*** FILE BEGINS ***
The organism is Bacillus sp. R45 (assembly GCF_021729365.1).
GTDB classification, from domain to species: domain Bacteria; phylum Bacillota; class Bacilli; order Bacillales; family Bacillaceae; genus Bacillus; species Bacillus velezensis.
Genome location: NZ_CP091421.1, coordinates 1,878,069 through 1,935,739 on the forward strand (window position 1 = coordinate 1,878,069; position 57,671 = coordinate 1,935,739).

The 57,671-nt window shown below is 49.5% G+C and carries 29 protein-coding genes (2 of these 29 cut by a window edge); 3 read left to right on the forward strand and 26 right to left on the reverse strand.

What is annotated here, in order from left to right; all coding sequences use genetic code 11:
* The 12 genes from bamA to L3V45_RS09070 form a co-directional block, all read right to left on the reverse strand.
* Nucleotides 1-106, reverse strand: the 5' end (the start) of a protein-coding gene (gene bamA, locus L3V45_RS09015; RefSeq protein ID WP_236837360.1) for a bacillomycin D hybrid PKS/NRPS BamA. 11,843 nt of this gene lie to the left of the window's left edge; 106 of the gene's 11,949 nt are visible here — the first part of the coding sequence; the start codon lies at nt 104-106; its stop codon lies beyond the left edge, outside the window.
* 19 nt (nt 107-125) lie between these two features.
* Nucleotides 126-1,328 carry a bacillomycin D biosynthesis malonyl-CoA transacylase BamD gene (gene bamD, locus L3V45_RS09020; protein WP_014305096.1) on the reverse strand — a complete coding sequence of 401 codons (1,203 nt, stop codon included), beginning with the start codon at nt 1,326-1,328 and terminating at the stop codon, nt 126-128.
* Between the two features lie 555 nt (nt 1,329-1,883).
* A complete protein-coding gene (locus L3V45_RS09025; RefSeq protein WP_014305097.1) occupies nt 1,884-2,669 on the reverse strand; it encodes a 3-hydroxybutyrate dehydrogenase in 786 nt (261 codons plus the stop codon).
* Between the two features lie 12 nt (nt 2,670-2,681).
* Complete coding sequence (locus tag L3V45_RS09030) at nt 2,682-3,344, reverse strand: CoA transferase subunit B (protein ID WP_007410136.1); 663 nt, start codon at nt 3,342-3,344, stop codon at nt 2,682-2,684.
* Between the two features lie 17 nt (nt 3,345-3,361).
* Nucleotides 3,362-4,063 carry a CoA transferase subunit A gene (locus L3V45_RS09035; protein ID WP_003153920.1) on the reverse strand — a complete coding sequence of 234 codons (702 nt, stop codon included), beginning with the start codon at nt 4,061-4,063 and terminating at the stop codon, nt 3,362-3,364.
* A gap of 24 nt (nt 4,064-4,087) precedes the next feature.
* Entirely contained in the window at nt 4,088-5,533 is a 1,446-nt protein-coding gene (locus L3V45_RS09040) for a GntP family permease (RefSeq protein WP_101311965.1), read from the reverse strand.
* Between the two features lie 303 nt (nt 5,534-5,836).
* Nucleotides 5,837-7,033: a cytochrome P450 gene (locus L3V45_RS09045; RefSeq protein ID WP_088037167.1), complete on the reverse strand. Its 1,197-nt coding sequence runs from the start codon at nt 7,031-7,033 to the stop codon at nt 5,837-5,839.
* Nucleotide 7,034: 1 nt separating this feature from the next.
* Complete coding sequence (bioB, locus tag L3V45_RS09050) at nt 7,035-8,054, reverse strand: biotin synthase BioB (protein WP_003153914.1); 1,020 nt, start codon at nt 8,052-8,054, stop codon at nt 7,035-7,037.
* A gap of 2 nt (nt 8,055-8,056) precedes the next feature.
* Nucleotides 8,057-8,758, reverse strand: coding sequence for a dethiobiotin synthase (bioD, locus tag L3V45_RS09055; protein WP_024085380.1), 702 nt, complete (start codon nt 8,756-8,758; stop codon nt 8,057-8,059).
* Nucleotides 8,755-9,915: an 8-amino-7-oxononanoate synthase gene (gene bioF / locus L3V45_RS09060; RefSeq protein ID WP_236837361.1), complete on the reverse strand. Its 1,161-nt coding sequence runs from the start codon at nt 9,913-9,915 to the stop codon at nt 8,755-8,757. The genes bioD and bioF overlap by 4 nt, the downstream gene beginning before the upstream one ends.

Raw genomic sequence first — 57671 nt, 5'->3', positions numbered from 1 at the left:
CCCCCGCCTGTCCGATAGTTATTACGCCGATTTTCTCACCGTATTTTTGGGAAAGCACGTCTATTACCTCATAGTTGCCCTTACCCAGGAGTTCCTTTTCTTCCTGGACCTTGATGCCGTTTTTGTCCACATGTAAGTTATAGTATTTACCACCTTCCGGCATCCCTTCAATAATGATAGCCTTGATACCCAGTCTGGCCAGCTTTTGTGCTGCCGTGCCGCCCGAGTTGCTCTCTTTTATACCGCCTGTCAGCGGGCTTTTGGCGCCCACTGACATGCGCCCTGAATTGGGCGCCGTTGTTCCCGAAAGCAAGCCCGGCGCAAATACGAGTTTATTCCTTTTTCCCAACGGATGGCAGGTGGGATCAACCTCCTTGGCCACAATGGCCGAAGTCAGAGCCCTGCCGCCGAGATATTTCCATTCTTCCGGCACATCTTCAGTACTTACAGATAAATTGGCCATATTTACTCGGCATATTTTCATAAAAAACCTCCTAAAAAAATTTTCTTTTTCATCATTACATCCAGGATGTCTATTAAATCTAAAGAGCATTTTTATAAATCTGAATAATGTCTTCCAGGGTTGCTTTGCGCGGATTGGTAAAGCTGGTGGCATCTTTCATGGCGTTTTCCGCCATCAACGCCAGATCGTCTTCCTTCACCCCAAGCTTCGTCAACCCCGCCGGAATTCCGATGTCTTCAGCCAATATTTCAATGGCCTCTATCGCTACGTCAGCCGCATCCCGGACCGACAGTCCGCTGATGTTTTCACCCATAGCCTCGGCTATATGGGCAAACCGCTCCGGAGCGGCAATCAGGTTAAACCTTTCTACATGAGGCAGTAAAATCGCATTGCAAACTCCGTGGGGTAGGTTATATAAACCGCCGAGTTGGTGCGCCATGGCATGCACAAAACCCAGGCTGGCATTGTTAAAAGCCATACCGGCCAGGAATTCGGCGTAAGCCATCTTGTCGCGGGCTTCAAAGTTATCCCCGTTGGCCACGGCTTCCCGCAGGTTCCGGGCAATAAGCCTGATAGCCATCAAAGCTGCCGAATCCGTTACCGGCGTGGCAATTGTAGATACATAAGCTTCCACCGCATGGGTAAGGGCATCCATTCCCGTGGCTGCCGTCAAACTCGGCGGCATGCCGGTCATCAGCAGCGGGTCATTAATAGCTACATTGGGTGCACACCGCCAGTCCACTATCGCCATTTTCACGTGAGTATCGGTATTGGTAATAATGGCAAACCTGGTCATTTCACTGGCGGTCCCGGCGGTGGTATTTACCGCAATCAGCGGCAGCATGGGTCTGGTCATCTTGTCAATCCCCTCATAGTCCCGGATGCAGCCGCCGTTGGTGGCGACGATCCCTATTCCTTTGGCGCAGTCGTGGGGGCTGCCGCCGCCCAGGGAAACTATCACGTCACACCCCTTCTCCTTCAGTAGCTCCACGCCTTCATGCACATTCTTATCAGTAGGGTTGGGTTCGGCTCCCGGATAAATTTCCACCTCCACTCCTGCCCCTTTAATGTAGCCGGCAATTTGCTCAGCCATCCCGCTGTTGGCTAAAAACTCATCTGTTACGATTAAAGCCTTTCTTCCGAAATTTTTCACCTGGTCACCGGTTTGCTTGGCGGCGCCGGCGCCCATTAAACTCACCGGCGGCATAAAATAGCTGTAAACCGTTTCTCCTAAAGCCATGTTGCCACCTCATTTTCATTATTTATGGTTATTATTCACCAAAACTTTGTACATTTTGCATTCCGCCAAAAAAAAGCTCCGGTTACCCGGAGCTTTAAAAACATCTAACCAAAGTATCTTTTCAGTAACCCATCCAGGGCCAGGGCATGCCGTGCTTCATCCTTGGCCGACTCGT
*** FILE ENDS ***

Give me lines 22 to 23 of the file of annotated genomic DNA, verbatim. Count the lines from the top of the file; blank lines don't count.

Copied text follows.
* A gap of 2 nt (nt 8,055-8,056) precedes the next feature.
* Nucleotides 8,057-8,758, reverse strand: coding sequence for a dethiobiotin synthase (bioD, locus tag L3V45_RS09055; protein WP_024085380.1), 702 nt, complete (start codon nt 8,756-8,758; stop codon nt 8,057-8,059).